1. The Love of the Sons of Elrond
In the vast hall, a tall black-haired elf walked slowly past the countless rows of books that lined the walls of the room way up to the ceiling high above his head. Though there were shelves of books placed in the middle of the room as well, with broad aisles to walk through, the library was brightly illumined by the daylight that shone through the huge windows on the south side of the room.
The elf was clad in a long but light robe of different shades of blue. The topmost layer of his long hair was held together on the back of his head by a silver ribbon. There was a book in his right hand and he seemed to be searching the shelf for another; but when watched from a close distance, it seemed like his sea-grey eyes that spoke of many things and seasons he had seen, were looking through the shelf.
When the door opened and two almost identical elves walked in, the other did not turn. "Hail thee, father," said one of the twins. He was clad in the green and brown apparel of a huntsman, as was his companion.
"Elrohir," said the addressed. "You arrive early."
"We had a chance meeting with Estel, about five miles into the woods," said Elrohir.
"He told us everything," said his twin, whose cheeks were slightly flushed as if he was in an excitement.
The other elf now turned from the shelf to face his sons. "He spoke to you about Arwen?"
"Aye," said Elrohir. "He seemed downcast. So we stopped our horses and asked him to rest with us for a while."
"Estel is as dear as a brother to us," said his twin, and it sounded like an accusation as he looked at his father with the very same sea-grey eyes.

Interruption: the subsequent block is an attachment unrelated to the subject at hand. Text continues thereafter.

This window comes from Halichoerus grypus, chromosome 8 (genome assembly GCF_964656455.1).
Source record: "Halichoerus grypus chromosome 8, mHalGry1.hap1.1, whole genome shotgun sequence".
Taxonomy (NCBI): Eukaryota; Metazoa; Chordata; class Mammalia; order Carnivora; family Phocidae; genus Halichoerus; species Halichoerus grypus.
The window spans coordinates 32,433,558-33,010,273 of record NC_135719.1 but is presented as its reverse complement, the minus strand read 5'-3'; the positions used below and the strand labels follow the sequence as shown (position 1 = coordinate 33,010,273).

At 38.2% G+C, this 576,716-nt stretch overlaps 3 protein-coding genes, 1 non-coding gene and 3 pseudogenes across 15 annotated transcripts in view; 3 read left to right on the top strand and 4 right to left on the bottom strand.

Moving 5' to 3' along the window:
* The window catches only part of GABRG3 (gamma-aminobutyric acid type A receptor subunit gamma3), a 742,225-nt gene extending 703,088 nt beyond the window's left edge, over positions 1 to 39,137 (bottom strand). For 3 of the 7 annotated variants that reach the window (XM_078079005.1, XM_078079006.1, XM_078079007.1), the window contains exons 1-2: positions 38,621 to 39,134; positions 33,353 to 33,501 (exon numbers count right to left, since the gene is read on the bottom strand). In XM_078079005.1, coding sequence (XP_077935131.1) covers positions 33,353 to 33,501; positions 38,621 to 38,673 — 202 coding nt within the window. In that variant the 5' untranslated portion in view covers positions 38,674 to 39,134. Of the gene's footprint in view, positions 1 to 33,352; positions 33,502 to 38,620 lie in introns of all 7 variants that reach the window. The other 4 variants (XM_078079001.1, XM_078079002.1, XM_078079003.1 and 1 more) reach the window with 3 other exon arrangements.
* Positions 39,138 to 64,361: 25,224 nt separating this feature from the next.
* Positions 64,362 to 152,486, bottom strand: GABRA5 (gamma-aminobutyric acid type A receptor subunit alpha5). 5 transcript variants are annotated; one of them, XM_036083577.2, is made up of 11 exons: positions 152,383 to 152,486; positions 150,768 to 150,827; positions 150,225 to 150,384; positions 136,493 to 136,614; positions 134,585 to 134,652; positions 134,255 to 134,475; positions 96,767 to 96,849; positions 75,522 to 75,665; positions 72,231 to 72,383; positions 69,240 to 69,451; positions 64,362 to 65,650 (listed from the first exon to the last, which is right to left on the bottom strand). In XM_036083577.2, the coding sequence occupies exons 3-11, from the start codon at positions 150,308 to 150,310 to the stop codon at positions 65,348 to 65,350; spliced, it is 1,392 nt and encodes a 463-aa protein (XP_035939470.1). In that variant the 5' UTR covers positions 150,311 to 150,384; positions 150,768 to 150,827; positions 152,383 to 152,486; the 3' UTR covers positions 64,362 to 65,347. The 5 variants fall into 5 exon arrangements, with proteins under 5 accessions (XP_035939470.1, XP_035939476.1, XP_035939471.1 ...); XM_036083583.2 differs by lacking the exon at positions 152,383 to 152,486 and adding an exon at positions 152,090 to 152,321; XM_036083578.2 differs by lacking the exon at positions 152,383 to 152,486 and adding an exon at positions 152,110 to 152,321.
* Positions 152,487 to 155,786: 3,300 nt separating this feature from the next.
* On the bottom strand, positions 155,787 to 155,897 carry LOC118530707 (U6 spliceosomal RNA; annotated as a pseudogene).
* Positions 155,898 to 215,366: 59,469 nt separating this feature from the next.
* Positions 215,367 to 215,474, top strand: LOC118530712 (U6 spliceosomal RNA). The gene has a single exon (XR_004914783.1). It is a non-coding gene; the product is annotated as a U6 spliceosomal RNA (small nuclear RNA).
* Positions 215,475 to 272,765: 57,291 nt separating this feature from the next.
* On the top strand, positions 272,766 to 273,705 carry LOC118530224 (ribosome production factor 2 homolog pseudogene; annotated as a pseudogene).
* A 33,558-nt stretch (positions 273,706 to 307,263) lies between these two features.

"I know it well, Elladan."
The father of the twins started to walk towards the windows. Elladan and Elrohir followed him through a thin wooden door that opened onto a stone terrace overlooking a valley that looked like it had been delved into the surrounding rocks by a river. The three elves stood by an ornamented stone balustrade, looking down on the silver line that wound through the valley far below them. The bright autumn sun reflected on their raven hair.
"Estel is hard to read when he chooses to veil his thoughts to others," said Elrohir.
"What did he say to you?" asked his father.
"He would have said naught, had we not urged him to tell us why he would not stay longer at Rivendell," Elrohir answered. "Finally, after some persuading he said: for all the years that you have been as brethren to me, I shall tell you what burdens my heart: I seek for the hand of your sister in marriage."
"And Elrond has professed that he will not give the hand of his daughter to anyone less than the King of both Gondor and Arnor," Elladan took up the thread. "Thus he spoke to us."
Both of them looked silently at their father, who stood between them still looking down into the valley. When he did not speak, Elrohir said: "Is it true?"
Elrond sighed and looked at his son. "I do not know for which part of the story you seek confirmation, but I can tell you that all of it is true. Would you expect someone who is like a brother to you to tell you false tales?"
"We would not expect it," said Elrohir, and Elladan, whose cheeks were flushed deeper now, fell in: "But neither would we have expected our father to put such a heavy burden on his own foster-son."
"I thought you knew Estel as brothers know each other," said Elrond calmly. "To him, many things apt to undo a man are as easy as breathing. If anybody has the ability to shoulder this burden, it is him. It was meant to be."
"But you are hard on Arwen, too," said Elladan. "She would not have made such a choice for slight cause. She must love Estel dearly."
"I do not disagree," said Elrond.
"Now that I know your mind I wonder how she took it so calmly," said Elrohir. "She showed no sign of distress this morning."
"That is because Arwen better understands the matter of this," said Elrond.